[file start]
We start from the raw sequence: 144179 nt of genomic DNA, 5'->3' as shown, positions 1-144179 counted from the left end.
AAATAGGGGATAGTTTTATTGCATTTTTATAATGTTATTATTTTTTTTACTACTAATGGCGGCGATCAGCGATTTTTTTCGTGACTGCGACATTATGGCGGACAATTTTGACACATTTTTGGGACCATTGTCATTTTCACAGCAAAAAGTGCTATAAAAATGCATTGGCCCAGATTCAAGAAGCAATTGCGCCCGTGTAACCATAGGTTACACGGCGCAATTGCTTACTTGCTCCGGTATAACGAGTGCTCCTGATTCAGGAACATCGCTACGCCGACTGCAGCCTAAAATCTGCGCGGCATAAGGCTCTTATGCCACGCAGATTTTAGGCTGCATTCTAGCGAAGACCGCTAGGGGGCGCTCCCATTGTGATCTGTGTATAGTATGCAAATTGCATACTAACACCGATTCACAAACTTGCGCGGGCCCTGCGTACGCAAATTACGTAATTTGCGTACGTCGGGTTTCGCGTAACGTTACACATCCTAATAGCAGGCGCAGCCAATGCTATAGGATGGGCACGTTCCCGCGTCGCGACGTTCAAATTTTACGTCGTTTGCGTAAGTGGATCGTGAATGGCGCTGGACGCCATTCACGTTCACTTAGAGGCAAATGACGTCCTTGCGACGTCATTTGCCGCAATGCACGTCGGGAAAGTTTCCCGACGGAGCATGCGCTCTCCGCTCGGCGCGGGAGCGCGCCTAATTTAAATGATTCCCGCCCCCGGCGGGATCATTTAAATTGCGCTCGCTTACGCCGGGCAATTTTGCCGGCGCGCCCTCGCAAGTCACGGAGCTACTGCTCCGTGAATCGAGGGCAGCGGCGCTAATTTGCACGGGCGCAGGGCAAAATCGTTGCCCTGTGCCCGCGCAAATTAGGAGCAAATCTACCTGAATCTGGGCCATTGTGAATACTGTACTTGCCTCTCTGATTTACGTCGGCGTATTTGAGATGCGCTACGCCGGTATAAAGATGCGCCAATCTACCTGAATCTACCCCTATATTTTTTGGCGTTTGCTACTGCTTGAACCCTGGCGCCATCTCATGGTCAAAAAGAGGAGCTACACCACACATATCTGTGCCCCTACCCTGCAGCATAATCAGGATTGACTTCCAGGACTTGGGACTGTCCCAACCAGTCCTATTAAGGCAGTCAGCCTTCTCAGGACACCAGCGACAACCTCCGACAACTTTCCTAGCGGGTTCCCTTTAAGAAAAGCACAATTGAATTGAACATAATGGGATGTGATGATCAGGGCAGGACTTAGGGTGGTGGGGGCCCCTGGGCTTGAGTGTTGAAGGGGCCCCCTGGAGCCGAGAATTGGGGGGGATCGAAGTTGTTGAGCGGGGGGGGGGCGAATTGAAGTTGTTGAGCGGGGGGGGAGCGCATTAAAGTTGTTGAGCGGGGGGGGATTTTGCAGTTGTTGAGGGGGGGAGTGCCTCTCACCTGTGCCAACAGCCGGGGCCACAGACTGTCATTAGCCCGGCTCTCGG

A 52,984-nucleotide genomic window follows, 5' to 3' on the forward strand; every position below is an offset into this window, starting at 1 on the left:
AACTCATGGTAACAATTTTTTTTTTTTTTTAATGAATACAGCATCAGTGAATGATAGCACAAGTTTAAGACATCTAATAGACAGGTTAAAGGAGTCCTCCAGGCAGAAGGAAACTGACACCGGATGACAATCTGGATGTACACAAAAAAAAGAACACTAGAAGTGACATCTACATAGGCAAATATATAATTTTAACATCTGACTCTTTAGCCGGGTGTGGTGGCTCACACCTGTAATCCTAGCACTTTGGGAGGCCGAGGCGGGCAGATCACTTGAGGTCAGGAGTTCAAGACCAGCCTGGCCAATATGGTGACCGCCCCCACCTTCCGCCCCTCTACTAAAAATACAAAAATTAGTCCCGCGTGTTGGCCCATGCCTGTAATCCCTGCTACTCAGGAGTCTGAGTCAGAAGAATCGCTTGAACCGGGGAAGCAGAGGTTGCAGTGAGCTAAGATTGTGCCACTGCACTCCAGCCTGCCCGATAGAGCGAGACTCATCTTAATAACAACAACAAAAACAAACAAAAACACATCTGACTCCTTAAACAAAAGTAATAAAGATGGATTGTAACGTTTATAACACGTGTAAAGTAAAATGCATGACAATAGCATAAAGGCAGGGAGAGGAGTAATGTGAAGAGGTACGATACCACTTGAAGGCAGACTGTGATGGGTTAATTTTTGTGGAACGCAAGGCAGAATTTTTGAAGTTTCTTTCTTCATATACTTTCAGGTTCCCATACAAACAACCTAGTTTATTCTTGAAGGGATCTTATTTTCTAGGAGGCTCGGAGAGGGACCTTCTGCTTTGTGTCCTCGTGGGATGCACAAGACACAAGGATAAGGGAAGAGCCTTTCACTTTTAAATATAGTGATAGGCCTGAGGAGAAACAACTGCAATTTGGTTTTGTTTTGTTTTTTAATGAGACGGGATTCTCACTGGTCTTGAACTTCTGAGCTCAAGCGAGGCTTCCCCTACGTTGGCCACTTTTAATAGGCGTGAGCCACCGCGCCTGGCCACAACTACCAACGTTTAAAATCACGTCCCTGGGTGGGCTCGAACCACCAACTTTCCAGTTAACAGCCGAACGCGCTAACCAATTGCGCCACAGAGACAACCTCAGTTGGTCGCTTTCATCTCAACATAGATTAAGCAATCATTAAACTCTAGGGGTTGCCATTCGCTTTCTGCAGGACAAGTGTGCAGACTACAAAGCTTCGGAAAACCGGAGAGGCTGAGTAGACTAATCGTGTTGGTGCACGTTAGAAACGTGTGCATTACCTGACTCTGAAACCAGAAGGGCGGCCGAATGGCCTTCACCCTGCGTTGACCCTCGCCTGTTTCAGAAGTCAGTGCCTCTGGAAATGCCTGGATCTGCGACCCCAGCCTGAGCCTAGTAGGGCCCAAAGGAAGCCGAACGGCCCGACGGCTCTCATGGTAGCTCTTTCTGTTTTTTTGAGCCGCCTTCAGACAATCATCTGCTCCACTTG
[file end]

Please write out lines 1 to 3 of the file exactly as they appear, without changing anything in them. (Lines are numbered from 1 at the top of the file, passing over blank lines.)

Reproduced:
We start from the raw sequence: 144179 nt of genomic DNA, 5'->3' as shown, positions 1-144179 counted from the left end.
AAATAGGGGATAGTTTTATTGCATTTTTATAATGTTATTATTTTTTTTACTACTAATGGCGGCGATCAGCGATTTTTTTCGTGACTGCGACATTATGGCGGACAATTTTGACACATTTTTGGGACCATTGTCATTTTCACAGCAAAAAGTGCTATAAAAATGCATTGGCCCAGATTCAAGAAGCAATTGCGCCCGTGTAACCATAGGTTACACGGCGCAATTGCTTACTTGCTCCGGTATAACGAGTGCTCCTGATTCAGGAACATCGCTACGCCGACTGCAGCCTAAAATCTGCGCGGCATAAGGCTCTTATGCCACGCAGATTTTAGGCTGCATTCTAGCGAAGACCGCTAGGGGGCGCTCCCATTGTGATCTGTGTATAGTATGCAAATTGCATACTAACACCGATTCACAAACTTGCGCGGGCCCTGCGTACGCAAATTACGTAATTTGCGTACGTCGGGTTTCGCGTAACGTTACACATCCTAATAGCAGGCGCAGCCAATGCTATAGGATGGGCACGTTCCCGCGTCGCGACGTTCAAATTTTACGTCGTTTGCGTAAGTGGATCGTGAATGGCGCTGGACGCCATTCACGTTCACTTAGAGGCAAATGACGTCCTTGCGACGTCATTTGCCGCAATGCACGTCGGGAAAGTTTCCCGACGGAGCATGCGCTCTCCGCTCGGCGCGGGAGCGCGCCTAATTTAAATGATTCCCGCCCCCGGCGGGATCATTTAAATTGCGCTCGCTTACGCCGGGCAATTTTGCCGGCGCGCCCTCGCAAGTCACGGAGCTACTGCTCCGTGAATCGAGGGCAGCGGCGCTAATTTGCACGGGCGCAGGGCAAAATCGTTGCCCTGTGCCCGCGCAAATTAGGAGCAAATCTACCTGAATCTGGGCCATTGTGAATACTGTACTTGCCTCTCTGATTTACGTCGGCGTATTTGAGATGCGCTACGCCGGTATAAAGATGCGCCAATCTACCTGAATCTACCCCTATATTTTTTGGCGTTTGCTACTGCTTGAACCCTGGCGCCATCTCATGGTCAAAAAGAGGAGCTACACCACACATATCTGTGCCCCTACCCTGCAGCATAATCAGGATTGACTTCCAGGACTTGGGACTGTCCCAACCAGTCCTATTAAGGCAGTCAGCCTTCTCAGGACACCAGCGACAACCTCCGACAACTTTCCTAGCGGGTTCCCTTTAAGAAAAGCACAATTGAATTGAACATAATGGGATGTGATGATCAGGGCAGGACTTAGGGTGGTGGGGGCCCCTGGGCTTGAGTGTTGAAGGGGCCCCCTGGAGCCGAGAATTGGGGGGGATCGAAGTTGTTGAGCGGGGGGGGGGCGAATTGAAGTTGTTGAGCGGGGGGGGAGCGCATTAAAGTTGTTGAGCGGGGGGGGATTTTGCAGTTGTTGAGGGGGGGAGTGCCTCTCACCTGTGCCAACAGCCGGGGCCACAGACTGTCATTAGCCCGGCTCTCGG

A 52,984-nucleotide genomic window follows, 5' to 3' on the forward strand; every position below is an offset into this window, starting at 1 on the left: